Reasonable doubt (0)

Anonymous Coward | more than 2 years ago | (#41486881)

I guess they didn't consider reasonable doubt. If his girlfriend was in his address book, then it's obvious his girlfriend would see it if it were sent to the whole address book. What person would do that in his or her right mind? Obviously it was an accident. It would be like yelling over a megaphone to a crowd as to who wants to have sex with you, knowing full well that your wife is in said audience.

Re:Reasonable doubt (0)

Anonymous Coward | more than 2 years ago | (#41486917)

Sorry. Poster #41486881 here. Do the recipients know the other senders, or does it appear to only be going to themselves?

Re:Reasonable doubt (1)

aliquis (678370) | more than 2 years ago | (#41487055)

Where I come from on the Internet couples may be ok with things not all couples are. People are different.

(Not that I think she's a bi-sexual pedophile who was into it with her bf but it wouldn't be impossible.)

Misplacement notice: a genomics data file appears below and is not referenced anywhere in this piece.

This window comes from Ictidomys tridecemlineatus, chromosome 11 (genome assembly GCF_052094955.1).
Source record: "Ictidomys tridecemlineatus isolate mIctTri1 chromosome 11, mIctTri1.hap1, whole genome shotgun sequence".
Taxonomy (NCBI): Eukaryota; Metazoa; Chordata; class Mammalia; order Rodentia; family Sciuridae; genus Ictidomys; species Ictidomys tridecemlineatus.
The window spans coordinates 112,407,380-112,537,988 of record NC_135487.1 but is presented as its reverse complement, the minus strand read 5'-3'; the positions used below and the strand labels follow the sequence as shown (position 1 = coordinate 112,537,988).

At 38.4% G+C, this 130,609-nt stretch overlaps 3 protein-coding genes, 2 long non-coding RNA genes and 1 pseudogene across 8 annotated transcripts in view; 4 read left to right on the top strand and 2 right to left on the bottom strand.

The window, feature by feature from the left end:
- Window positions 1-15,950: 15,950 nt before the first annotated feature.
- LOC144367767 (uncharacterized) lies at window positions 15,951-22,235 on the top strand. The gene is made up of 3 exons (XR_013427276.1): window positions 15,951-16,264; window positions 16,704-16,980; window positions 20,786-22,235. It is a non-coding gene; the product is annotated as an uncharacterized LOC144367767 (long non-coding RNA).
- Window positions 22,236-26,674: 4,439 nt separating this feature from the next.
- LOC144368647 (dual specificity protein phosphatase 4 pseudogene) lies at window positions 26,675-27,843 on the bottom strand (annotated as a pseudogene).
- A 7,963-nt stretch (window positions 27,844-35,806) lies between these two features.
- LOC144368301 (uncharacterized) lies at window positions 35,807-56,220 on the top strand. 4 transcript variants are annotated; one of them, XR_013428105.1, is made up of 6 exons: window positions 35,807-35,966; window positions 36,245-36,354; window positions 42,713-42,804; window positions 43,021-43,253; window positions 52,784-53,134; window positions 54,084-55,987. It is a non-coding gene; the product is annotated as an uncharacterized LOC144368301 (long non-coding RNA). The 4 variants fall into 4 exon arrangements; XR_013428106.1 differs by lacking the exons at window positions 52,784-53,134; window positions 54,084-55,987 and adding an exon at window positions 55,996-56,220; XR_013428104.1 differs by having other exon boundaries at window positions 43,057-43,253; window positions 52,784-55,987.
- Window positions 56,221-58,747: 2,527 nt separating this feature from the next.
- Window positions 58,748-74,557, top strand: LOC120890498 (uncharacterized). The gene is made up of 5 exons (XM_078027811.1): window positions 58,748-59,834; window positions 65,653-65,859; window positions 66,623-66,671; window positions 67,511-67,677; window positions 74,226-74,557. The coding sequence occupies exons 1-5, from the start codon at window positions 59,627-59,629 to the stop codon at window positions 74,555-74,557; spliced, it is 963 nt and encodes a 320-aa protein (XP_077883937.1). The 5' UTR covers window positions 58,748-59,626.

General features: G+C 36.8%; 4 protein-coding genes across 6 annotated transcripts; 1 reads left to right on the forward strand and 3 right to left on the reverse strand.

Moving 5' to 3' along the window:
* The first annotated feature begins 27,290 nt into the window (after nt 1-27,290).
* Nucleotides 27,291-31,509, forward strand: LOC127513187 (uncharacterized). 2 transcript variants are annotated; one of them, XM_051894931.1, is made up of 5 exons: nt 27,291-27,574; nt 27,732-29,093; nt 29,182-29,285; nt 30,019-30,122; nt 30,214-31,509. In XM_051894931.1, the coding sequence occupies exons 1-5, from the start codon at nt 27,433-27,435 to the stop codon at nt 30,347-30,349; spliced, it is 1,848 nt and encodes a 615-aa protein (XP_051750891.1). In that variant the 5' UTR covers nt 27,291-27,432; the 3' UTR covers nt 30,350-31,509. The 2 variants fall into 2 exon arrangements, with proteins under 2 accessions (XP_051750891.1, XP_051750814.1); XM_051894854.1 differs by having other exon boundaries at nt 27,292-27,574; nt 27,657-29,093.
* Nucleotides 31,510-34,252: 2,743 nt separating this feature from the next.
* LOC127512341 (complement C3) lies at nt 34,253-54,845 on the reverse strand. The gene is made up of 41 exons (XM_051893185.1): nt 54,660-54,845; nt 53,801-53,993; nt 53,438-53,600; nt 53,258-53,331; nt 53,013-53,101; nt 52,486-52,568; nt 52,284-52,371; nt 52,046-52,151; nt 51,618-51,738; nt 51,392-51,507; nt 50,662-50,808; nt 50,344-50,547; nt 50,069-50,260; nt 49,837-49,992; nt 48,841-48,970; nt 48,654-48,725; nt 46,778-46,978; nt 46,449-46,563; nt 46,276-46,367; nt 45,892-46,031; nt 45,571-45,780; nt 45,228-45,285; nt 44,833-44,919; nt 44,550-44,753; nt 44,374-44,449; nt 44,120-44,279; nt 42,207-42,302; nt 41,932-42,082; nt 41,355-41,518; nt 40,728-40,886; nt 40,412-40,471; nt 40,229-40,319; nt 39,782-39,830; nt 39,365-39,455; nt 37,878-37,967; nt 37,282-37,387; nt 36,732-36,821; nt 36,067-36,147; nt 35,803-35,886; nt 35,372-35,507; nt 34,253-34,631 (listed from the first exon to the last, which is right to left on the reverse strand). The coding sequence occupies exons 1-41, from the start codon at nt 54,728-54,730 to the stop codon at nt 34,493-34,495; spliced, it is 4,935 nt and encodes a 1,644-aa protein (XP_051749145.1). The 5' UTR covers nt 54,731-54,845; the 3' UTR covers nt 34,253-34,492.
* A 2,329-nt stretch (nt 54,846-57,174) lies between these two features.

Also I don't really think the word pedophile should be used for people at age 14. Under age or whatever. (There's some word for it (pubertal/passed puberty but underage) but I can't remember what it is.)

Re:Reasonable doubt (1)

BlackPignouf (1017012) | more than 2 years ago | (#41487131)

"Jailbait" is the word you're looking for.

Re:Reasonable doubt (2)

Geeky (90998) | more than 2 years ago | (#41487231)

Try hebephile [wikipedia.org] for pubescent, ephebophile [wikipedia.org] for the slightly older.

Blackberry, hurumph! He got what he deserved, the (-1)

Anonymous Coward | more than 2 years ago | (#41486883)

Perv!

Re:Blackberry, hurumph! He got what he deserved, t (0)

Anonymous Coward | more than 2 years ago | (#41486975)

Should have gotten an iPhone, then he'd only have sent the message to the men on his contact list.

This is... (1)

Anonymous Coward | more than 2 years ago | (#41486893)

incredible. IANAL but i think it would be trivial to prove it was a accidental message (all of his contacts received it roughly at the same time, including, probably his mother and father), but since it's about chiiiiildren, we must think of them right?

Blame blackberry? (1, Insightful)

captainpanic (1173915) | more than 2 years ago | (#41486903)